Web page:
Guidance for the next quarter indicates Qualtrics is expecting revenue to grow 17% year on year to $393 million, slowing down from the 40.6% year-over-year increase in revenue the company had recorded in the same quarter last year. For the upcoming financial year management expects revenue to be $1.66 billion at the midpoint, growing 14.1% compared to 35.6% increase in FY2022.
What makes the software as a service business so attractive is that once the software is developed, it typically shouldn't cost much to provide it as an ongoing service to customers. Qualtrics's gross profit margin, an important metric measuring how much money there is left after paying for servers, licenses, technical support and other necessary running expenses was at 70.5% in Q4.
That means that for every $1 in revenue the company had $0.70 left to spend on developing new products, marketing & sales and the general administrative overhead. This is around the lower average of what we typically see in SaaS businesses. Gross margin has a major impact on a company’s ability to invest in developing new products and sales & marketing, which may ultimately determine the winner in a competitive market so it is important to track.
Cash Is King
If you have followed StockStory for a while, you know that we put an emphasis on cash flow. Why, you ask? We believe that in the end cash is king, as you can't use accounting profits to pay the bills. Qualtrics's free cash flow came in at $8.9 million in Q4, turning positive year on year.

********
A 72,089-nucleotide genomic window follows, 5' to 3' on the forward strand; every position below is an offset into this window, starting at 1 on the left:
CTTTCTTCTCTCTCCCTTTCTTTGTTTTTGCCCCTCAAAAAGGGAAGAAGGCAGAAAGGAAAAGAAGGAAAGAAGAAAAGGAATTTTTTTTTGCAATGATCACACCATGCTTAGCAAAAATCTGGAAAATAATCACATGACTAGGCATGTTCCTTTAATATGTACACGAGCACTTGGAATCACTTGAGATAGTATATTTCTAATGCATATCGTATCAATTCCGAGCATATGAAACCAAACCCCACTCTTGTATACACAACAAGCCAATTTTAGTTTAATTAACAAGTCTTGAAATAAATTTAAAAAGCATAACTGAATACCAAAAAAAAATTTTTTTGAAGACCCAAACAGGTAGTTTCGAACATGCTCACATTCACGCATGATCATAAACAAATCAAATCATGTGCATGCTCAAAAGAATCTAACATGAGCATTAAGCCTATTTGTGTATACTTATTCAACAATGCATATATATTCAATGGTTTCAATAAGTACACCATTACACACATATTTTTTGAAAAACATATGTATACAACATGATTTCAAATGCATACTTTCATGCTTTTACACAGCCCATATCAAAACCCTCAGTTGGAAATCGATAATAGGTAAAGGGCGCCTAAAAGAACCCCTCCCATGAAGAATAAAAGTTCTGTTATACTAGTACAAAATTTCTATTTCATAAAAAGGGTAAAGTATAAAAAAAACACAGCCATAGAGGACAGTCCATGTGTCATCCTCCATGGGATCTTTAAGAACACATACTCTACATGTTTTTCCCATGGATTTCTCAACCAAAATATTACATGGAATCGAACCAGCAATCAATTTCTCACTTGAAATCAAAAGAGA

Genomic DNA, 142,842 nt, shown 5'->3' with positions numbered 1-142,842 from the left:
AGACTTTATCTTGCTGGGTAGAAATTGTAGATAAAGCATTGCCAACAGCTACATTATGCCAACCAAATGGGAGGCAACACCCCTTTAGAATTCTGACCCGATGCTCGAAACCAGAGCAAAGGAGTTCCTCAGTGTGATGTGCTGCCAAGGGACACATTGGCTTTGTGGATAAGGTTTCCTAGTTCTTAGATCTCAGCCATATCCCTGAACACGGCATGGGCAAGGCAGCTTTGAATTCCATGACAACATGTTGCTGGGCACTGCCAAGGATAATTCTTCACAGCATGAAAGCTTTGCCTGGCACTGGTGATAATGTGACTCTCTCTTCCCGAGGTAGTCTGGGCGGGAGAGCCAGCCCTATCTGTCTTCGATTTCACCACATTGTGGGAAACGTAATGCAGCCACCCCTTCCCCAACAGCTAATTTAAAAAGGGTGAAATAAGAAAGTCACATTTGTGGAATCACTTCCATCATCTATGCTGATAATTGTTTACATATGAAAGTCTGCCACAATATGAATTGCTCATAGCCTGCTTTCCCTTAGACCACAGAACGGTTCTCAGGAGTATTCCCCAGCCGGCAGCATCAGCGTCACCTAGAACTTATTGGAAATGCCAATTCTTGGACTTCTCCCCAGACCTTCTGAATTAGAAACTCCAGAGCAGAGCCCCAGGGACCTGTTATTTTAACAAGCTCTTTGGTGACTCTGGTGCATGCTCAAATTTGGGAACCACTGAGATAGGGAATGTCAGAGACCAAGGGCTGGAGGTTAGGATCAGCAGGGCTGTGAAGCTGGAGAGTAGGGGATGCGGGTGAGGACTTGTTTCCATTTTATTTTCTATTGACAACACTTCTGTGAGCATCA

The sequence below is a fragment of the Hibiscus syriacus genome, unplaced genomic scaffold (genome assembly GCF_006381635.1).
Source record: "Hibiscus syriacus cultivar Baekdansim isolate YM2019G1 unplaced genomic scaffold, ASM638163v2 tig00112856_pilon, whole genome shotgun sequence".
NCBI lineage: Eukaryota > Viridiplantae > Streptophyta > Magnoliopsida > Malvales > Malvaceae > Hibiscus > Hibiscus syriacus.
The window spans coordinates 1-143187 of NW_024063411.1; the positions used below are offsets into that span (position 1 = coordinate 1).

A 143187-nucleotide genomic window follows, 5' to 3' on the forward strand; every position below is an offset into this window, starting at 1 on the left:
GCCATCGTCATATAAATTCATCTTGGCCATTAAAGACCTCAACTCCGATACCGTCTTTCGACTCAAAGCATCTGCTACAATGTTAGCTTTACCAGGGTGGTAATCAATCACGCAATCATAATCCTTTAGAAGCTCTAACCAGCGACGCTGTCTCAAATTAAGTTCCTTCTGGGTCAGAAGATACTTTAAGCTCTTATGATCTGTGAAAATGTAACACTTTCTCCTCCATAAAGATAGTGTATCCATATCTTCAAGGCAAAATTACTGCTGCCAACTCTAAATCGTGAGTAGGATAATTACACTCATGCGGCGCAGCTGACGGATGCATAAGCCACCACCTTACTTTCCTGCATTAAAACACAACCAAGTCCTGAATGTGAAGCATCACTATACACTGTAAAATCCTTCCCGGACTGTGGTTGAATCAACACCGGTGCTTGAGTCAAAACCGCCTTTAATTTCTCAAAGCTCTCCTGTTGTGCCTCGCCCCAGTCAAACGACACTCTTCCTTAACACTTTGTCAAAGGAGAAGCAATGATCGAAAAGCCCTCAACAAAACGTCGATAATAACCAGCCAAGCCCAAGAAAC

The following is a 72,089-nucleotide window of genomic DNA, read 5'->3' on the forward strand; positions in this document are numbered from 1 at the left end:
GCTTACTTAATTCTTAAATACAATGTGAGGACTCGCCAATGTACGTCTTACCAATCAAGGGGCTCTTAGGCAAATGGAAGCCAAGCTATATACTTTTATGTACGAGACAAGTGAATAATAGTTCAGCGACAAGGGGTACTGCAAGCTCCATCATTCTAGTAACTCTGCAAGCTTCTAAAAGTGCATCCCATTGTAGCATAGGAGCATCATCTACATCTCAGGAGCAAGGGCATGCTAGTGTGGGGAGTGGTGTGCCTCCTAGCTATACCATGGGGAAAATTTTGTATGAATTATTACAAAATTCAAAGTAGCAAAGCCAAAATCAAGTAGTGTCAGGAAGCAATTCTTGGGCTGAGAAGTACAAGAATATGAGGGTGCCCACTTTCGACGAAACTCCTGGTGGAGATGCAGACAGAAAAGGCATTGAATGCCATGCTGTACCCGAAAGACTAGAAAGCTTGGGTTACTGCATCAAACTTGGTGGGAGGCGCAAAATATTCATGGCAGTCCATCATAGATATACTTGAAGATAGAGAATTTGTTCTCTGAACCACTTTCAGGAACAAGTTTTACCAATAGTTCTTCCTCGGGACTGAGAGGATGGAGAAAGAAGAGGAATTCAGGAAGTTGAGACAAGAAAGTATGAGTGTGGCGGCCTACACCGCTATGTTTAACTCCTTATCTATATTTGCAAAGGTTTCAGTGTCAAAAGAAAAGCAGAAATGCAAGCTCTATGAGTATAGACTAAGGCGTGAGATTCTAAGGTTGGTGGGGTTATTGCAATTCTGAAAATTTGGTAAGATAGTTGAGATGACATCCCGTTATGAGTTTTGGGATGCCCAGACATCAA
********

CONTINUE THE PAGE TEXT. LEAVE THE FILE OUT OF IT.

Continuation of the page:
Qualtrics has burned through $33.2 million in cash over the last twelve months, resulting in a negative 2.28% free cash flow margin. This below average FCF margin is a result of Qualtrics's need to invest in the business to continue penetrating its market.
Key Takeaways from Qualtrics's Q4 Results
With a market capitalization of $6.71 billion Qualtrics is among smaller companies, but its more than $719.8 million in cash and the fact it is operating close to free cash flow break-even put it in a robust financial position to invest in growth.
It was good to see Qualtrics outperform Wall St’s revenue expectations this quarter. And we were also glad to see good revenue growth. On the other hand, it was unfortunate to see that Qualtrics's revenue guidance for the full year missed analysts' expectations and the revenue guidance for next year indicates quite a significant slowdown in growth. Overall, this quarter's results were not the best we've seen from Qualtrics. The company is up 1.25% on the results and currently trades at $11.35 per share.
Is Now The Time?
When considering Qualtrics, investors should take into account its valuation and business qualities, as well as what happened in the latest quarter. We cheer for everyone who is making the lives of others easier through technology, but in case of Qualtrics we will be cheering from the sidelines. Its revenue growth has been strong, though we don't expect it to maintain historical growth rates. Unfortunately, its customer acquisition is less efficient than many comparable companies, and its gross margins aren't as good as other tech businesses we look at.
Qualtrics's price to sales ratio based on the next twelve months is 3.9x, suggesting that the market does have lower expectations of the business, relative to the high growth tech stocks. While we have no doubt one can find things to like about the company, we think there might be better opportunities in the market and at the moment don't see many reasons to get involved.